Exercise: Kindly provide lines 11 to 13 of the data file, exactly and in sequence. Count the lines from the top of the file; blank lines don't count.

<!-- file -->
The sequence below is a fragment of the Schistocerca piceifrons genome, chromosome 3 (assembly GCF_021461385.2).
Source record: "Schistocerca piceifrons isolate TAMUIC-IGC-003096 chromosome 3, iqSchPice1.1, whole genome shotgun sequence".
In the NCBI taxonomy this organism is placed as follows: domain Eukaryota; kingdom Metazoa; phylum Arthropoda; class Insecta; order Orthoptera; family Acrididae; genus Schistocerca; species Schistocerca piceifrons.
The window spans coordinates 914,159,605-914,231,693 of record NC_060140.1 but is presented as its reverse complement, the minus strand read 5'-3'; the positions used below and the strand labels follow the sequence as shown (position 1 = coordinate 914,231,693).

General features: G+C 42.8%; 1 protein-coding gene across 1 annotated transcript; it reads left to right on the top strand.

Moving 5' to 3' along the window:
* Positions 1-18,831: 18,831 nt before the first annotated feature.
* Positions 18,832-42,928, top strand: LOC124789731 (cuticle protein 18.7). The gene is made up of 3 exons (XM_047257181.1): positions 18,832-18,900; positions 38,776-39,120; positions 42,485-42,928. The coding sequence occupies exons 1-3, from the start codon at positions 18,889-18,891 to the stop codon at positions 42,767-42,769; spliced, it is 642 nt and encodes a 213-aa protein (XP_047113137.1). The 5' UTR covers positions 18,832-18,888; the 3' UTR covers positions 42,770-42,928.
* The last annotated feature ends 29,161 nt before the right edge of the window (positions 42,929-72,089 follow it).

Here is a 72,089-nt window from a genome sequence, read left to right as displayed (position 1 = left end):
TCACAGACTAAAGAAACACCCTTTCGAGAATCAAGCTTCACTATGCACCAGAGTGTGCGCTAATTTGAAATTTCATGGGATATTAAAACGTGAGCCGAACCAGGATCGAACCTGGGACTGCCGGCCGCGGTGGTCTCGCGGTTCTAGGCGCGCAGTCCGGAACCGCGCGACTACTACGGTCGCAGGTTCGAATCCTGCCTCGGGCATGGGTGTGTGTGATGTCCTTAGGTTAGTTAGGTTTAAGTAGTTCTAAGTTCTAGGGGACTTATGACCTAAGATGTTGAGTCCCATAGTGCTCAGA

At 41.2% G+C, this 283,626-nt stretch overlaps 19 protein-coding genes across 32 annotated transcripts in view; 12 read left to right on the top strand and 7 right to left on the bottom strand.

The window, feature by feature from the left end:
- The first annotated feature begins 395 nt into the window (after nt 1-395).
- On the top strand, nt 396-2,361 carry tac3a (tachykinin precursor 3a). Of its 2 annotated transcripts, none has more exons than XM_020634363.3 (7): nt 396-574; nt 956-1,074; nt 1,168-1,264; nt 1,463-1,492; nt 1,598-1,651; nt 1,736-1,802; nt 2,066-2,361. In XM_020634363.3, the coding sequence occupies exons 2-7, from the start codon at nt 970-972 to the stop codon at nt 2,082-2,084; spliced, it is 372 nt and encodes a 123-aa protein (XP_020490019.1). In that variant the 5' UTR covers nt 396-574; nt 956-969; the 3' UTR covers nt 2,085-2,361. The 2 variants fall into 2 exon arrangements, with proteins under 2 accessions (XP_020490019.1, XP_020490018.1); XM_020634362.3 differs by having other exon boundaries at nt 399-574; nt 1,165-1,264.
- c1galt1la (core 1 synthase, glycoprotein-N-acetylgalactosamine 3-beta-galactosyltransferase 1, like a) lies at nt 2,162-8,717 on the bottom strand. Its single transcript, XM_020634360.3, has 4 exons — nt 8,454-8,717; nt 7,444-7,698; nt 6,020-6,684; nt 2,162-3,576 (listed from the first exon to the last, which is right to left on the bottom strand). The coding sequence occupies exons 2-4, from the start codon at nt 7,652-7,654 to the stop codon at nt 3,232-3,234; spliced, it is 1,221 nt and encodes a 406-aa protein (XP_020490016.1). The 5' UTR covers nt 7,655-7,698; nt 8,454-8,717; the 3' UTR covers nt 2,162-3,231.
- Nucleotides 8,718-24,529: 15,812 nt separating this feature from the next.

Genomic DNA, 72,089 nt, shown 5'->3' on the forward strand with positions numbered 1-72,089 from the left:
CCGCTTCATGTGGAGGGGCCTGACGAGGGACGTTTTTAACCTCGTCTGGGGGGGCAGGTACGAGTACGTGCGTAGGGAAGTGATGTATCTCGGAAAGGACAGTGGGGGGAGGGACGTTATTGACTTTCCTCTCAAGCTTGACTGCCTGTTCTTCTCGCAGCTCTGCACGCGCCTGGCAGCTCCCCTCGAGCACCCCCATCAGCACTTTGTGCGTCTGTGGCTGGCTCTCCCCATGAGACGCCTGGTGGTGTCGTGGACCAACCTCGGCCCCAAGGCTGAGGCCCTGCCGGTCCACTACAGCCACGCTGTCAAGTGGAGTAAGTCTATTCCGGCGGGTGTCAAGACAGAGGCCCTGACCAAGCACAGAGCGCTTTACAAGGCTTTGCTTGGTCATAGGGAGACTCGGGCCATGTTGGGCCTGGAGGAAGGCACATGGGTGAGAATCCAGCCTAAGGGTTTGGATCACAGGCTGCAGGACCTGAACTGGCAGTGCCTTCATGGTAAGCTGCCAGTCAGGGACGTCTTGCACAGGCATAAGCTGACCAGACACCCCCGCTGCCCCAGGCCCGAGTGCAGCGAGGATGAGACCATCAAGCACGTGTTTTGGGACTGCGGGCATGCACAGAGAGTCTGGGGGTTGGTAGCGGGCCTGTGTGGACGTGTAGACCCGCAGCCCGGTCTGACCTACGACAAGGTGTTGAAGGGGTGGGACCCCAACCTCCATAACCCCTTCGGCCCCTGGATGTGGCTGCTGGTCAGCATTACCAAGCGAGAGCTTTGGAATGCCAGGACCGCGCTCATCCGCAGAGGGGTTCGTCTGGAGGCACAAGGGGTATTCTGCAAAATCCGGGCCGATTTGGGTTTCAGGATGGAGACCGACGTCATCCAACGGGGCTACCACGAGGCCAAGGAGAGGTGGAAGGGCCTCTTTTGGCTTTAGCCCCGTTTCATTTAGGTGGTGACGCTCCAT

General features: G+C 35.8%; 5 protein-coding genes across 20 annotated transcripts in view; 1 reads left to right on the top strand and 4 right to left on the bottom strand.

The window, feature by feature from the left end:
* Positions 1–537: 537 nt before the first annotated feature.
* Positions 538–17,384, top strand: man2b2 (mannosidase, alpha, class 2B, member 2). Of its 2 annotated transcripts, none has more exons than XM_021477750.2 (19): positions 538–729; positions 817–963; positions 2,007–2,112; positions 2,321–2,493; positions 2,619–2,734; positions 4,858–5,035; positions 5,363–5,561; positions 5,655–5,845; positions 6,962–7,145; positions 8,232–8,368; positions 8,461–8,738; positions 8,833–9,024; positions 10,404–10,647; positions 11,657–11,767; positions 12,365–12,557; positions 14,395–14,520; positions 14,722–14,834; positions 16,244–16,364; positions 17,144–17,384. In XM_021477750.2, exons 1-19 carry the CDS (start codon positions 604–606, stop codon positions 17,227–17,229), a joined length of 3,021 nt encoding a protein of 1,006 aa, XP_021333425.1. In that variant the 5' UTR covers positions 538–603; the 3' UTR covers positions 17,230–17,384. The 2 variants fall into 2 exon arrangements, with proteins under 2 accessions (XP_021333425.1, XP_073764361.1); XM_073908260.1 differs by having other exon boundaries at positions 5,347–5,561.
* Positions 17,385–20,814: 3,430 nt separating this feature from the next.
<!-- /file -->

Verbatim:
TCACAGACTAAAGAAACACCCTTTCGAGAATCAAGCTTCACTATGCACCAGAGTGTGCGCTAATTTGAAATTTCATGGGATATTAAAACGTGAGCCGAACCAGGATCGAACCTGGGACTGCCGGCCGCGGTGGTCTCGCGGTTCTAGGCGCGCAGTCCGGAACCGCGCGACTACTACGGTCGCAGGTTCGAATCCTGCCTCGGGCATGGGTGTGTGTGATGTCCTTAGGTTAGTTAGGTTTAAGTAGTTCTAAGTTCTAGGGGACTTATGACCTAAGATGTTGAGTCCCATAGTGCTCAGA

At 41.2% G+C, this 283,626-nt stretch overlaps 19 protein-coding genes across 32 annotated transcripts in view; 12 read left to right on the top strand and 7 right to left on the bottom strand.

The window, feature by feature from the left end: